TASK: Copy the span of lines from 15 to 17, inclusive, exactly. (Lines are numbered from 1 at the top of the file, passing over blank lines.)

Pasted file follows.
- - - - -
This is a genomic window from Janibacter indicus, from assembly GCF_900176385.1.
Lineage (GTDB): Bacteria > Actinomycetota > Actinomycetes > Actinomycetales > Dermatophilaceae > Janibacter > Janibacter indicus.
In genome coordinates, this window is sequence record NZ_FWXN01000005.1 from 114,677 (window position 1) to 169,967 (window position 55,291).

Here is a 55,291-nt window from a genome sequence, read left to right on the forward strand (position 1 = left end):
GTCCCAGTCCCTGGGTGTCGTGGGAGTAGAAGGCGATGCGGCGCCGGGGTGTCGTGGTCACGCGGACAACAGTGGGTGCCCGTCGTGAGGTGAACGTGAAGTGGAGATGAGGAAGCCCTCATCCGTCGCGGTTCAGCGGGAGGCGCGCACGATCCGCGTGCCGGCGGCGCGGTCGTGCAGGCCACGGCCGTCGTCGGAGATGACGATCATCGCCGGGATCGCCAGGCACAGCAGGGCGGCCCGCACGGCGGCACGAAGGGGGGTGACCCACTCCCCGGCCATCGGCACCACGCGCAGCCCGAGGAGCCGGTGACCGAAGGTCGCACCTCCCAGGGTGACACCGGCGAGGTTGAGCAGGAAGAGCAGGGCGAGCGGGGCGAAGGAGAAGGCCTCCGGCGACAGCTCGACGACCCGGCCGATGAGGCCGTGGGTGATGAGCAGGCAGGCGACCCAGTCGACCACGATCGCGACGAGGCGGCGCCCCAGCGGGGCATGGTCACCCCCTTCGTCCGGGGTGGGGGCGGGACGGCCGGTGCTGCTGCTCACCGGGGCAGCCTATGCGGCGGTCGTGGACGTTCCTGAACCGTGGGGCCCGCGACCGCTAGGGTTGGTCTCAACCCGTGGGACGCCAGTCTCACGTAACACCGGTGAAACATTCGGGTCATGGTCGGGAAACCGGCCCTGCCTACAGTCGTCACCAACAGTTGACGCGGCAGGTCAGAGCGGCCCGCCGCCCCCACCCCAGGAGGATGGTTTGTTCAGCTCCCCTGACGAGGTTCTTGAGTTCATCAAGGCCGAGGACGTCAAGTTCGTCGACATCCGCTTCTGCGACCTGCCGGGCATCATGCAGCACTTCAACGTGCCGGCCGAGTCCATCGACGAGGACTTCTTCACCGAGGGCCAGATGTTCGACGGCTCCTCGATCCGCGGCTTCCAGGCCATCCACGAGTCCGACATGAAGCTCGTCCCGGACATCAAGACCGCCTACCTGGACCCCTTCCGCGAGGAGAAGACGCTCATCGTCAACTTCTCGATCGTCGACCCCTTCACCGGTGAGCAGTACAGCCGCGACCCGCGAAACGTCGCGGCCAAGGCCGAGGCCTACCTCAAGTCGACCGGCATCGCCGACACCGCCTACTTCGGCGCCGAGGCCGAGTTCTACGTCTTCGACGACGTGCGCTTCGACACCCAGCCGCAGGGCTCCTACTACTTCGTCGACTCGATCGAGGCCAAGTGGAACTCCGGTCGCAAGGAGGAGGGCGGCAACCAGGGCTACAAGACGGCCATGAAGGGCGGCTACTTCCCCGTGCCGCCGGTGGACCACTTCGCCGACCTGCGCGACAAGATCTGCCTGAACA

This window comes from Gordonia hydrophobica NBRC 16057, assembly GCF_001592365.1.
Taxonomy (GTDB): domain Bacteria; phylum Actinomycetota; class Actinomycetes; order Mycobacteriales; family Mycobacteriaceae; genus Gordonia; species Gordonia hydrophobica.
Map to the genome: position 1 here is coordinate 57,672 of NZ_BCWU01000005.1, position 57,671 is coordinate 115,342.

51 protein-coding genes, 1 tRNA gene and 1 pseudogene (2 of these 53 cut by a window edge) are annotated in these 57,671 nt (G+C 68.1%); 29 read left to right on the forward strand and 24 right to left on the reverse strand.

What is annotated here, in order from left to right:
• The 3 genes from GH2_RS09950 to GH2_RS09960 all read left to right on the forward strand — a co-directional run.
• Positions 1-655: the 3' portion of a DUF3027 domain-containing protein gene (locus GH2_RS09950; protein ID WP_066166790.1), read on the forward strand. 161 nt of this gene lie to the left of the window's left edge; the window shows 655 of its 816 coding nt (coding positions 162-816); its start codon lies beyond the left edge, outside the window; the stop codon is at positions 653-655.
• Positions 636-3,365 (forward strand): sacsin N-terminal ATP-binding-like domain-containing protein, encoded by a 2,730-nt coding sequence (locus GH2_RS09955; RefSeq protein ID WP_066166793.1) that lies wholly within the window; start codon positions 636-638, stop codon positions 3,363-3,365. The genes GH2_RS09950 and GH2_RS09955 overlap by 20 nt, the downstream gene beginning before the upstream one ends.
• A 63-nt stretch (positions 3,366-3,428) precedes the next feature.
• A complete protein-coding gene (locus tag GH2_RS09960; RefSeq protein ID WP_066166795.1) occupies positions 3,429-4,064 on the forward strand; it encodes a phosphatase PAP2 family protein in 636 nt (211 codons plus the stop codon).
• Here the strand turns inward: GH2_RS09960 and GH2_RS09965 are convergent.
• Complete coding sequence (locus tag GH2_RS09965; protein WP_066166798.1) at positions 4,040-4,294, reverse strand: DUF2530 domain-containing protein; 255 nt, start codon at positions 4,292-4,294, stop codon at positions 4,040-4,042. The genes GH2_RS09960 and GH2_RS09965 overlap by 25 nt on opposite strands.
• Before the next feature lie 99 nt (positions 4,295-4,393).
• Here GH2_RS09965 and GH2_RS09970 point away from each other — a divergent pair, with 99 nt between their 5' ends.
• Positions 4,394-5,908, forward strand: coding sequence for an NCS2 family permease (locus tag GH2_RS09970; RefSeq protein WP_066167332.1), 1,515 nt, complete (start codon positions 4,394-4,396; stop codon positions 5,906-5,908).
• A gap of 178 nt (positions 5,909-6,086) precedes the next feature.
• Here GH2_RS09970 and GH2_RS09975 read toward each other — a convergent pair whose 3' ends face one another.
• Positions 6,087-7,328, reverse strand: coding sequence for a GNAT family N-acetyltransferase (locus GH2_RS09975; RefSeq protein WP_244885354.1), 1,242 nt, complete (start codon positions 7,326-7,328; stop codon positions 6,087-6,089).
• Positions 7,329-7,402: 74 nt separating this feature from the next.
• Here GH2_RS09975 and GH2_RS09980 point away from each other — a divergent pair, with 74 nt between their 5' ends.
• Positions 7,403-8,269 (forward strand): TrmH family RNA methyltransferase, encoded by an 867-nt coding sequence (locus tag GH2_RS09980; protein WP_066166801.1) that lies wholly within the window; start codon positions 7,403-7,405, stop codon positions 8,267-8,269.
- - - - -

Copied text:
• A complete protein-coding gene (locus tag GH2_RS09960; RefSeq protein ID WP_066166795.1) occupies positions 3,429-4,064 on the forward strand; it encodes a phosphatase PAP2 family protein in 636 nt (211 codons plus the stop codon).
• Here the strand turns inward: GH2_RS09960 and GH2_RS09965 are convergent.
• Complete coding sequence (locus tag GH2_RS09965; protein WP_066166798.1) at positions 4,040-4,294, reverse strand: DUF2530 domain-containing protein; 255 nt, start codon at positions 4,292-4,294, stop codon at positions 4,040-4,042. The genes GH2_RS09960 and GH2_RS09965 overlap by 25 nt on opposite strands.